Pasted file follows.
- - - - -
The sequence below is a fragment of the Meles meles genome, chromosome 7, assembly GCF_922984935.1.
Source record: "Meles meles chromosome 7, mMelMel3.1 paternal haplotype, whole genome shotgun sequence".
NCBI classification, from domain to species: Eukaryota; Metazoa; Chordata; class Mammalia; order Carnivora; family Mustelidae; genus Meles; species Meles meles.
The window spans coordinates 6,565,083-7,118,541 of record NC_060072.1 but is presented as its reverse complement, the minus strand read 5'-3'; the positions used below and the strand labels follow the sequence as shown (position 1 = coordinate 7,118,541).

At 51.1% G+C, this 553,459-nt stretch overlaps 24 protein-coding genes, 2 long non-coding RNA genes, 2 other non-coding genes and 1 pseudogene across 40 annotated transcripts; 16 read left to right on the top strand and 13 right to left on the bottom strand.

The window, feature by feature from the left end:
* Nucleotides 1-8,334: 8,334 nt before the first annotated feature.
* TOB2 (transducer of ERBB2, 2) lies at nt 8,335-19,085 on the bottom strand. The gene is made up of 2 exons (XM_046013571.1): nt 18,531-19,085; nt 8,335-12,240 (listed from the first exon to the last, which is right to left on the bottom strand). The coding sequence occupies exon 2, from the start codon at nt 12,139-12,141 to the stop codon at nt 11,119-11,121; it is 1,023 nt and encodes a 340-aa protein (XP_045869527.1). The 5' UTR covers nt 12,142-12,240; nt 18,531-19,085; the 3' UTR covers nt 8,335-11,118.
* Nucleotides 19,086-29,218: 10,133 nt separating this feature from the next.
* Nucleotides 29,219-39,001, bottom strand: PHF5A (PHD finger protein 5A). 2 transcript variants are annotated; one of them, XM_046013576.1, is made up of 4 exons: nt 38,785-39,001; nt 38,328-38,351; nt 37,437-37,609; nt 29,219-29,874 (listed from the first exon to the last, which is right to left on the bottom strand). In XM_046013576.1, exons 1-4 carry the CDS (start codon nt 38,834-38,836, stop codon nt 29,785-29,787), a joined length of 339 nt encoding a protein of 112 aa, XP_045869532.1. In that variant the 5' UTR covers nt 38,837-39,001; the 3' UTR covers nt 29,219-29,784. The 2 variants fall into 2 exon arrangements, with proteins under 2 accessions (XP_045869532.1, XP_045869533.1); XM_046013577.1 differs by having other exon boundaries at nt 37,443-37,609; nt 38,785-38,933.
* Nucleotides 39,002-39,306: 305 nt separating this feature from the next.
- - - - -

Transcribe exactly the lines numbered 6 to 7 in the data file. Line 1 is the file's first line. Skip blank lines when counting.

The window, feature by feature from the left end:
* Nucleotides 1-8,334: 8,334 nt before the first annotated feature.